The BCS Era: Five undefeated teams in 2009, but Alabama wins title

Nick Saban and the Crimson Tide celebrate after beating Texas. (USATSI)
Nick Saban and the Crimson Tide celebrate after beating Texas. (USATSI)

Throughout June and July and to commemorate the final year of the BCS era, Jerry Palm will be taking a year-by-year look at the machinations and controversies of the postseason system unleashed upon college football in 1998. Previous installments of the series can be found here.

Format: The championship game was played at the Rose Bowl.

Number of bowls: 34. New bowls: None.

Number of Division I-A teams: 120. New schools: None.

Conference realignment: Western Kentucky joins the Sun Belt after two years as an independent.

Formula changes:  None. While there was plenty of chaos at the end of the previous season, the top two poll teams played for the title, so no change was needed.

In 2007, at least one team in the top two lost each of the last five weeks of the season. In 2009, nobody lost. There were five undefeated teams at the end of the regular season, and the SEC title game featured a matchup of unbeatens in Alabama and Florida. The Gators were the top-ranked team entering that game, but lost and dropped to fifth. They still placed ahead of 13-0 Boise State. Texas ended up the No. 2 team in the BCS after Florida lost. Big East champion Cincinnati was third, and Mountain West champ TCU finished fourth.

Texas as the opponent for Alabama wasn’t a controversial selection, which didn’t make Bearcats and Horned Frogs fans any happier. Texas was a clear second in both polls, but Cincinnati was the better computer team.

Longhorns QB Colt McCoy was injured in the first half of the championship game and Alabama won comfortably, 37-21, for the SEC’s fourth straight title. Alabama was the third different team to win the championship in that stretch.

The historic footnote for this season, though, was that Boise State was selected for a BCS game, even though it did not automatically qualify. The Broncos were the first non-major to be selected on merit alone. However, they were paired with TCU in the Fiesta Bowl. Neither team was particularly happy with that arrangement. Non-majors don’t want to play each other in the BCS. In fact, many fans thought that matchup was put together to protect the majors from a couple of embarrassing defeats. That’s not true, but good luck convincing some people.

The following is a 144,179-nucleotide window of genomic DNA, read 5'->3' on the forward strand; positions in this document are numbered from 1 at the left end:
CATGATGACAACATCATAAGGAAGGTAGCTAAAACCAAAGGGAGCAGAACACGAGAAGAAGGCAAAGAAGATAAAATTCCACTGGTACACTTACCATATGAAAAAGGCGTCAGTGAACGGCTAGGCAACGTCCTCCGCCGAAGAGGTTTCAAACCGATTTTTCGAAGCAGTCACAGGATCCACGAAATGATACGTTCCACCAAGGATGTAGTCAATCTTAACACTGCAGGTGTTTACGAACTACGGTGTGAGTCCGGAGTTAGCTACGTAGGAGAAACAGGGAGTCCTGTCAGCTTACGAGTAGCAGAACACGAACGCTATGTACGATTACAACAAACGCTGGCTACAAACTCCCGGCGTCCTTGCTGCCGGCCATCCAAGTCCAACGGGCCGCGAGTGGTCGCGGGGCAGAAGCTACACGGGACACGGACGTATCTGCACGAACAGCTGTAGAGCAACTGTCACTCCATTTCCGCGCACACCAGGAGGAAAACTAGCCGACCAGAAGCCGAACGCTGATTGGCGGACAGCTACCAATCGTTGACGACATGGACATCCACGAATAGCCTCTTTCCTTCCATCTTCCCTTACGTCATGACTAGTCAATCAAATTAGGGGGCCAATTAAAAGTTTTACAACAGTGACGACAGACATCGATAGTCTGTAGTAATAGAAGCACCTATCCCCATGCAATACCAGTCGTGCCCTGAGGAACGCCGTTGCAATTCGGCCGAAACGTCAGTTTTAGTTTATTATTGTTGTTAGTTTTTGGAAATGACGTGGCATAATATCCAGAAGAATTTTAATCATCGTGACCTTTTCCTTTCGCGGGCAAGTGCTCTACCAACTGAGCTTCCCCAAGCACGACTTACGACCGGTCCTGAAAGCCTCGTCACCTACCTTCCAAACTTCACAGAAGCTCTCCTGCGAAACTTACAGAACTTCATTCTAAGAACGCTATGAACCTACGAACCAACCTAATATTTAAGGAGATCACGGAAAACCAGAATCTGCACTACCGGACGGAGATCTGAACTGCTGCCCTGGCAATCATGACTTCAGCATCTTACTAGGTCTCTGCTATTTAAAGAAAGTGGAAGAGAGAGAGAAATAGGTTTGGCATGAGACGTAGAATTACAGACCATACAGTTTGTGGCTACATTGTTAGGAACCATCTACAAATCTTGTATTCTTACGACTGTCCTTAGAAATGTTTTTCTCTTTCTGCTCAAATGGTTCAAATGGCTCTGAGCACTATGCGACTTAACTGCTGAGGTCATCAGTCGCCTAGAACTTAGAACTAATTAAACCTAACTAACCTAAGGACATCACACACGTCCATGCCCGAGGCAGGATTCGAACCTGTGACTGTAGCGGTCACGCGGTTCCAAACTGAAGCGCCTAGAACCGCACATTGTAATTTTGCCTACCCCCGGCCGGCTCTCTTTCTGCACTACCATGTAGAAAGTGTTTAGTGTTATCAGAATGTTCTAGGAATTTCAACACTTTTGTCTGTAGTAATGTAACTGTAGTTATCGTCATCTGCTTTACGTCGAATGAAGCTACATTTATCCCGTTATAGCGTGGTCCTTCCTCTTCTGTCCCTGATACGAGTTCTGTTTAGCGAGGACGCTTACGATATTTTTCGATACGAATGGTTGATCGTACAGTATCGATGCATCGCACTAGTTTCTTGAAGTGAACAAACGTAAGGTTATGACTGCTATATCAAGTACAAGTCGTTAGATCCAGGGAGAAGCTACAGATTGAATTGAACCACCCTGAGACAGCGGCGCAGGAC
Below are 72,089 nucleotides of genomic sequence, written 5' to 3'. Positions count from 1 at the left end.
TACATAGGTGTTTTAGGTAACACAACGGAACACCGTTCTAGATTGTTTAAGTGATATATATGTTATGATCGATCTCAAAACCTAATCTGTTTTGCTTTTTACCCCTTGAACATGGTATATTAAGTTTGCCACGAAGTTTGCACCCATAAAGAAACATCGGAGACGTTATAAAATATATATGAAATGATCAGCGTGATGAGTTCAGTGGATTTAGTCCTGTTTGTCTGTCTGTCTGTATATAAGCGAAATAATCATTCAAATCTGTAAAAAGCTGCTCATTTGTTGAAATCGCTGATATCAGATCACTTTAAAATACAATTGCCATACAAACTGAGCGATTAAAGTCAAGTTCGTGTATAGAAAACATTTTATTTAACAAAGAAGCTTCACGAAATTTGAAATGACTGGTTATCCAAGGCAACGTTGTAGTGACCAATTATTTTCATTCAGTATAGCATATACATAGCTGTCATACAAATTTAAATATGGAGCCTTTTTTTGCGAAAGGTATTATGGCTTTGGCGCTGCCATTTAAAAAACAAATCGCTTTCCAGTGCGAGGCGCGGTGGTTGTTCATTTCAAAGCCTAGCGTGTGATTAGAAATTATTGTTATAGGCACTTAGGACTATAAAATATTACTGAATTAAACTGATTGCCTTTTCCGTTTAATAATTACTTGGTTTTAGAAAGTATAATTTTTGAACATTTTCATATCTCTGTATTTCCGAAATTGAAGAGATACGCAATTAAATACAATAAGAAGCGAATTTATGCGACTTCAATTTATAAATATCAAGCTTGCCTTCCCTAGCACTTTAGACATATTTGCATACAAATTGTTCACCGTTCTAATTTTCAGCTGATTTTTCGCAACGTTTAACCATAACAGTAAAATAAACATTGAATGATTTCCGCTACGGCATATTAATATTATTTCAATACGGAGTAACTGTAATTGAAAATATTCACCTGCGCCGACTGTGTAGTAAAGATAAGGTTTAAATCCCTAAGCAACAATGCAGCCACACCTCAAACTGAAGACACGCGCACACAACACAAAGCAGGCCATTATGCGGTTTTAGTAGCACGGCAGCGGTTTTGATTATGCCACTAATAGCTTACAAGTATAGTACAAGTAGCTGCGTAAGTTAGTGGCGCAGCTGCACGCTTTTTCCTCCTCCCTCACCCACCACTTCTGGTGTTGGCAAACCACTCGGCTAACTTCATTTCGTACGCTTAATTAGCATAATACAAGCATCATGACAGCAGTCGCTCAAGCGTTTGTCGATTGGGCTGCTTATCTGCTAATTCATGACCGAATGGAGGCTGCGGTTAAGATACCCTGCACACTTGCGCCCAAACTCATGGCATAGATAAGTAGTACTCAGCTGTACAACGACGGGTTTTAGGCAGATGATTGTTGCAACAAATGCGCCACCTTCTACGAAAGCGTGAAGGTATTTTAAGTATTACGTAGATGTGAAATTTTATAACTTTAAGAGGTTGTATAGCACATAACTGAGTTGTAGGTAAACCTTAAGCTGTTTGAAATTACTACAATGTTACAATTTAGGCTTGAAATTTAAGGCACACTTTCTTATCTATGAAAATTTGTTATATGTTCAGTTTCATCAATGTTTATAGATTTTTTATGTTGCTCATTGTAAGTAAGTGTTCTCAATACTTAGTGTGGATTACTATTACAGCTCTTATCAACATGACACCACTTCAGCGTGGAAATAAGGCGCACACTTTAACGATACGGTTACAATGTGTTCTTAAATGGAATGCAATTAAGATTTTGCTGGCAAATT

The Sugar Bowl was also noteworthy in that it was Tim Tebow’s last game. Florida fans stayed away in droves, though. I guess the disappointment of losing to Alabama was the cause there. Cincinnati was being coached by offensive coordinator Jeff Quinn after Brian Kelly took the Notre Dame job before the bowl game.

If the soon-to-be-launched four-team playoff were in place:

Again, there aren’t enough spots for the number of deserving teams. There aren’t even enough spots for just the undefeated teams, and certainly Florida would be strongly considered. I think in this case, though, the Gators get left out, along with Boise State.

Florida doesn’t even get a high quality opponent in its bowl game. The Sugar Bowl will match up the SEC and Big 12, but the next highest rated Big 12 team is 18th rated Oklahoma State.

Fiesta Bowl: No. 2 Texas vs. No. 3 Cincinnati

Chick-fil-A Bowl: No. 1 Alabama vs. No. 4 TCU

Cotton Bowl: Iowa vs. Boise State

Sugar Bowl: Florida vs. Oklahoma State

Orange Bowl: Georgia Tech vs. Penn State

Rose Bowl: <span data-shortcode= State" data-canon="Ohio Bobcats" data-type="SPORTS_OBJECT_TEAM" id="shortcode0"> vs. Oregon

CBS Sports Senior Writer

Jerry Palm started writing about sports on the Internet right after Al Gore invented it. He was the first to bring RPI out in the open and is one of the pioneers of predicting the March Madness bracket.... Full Bio

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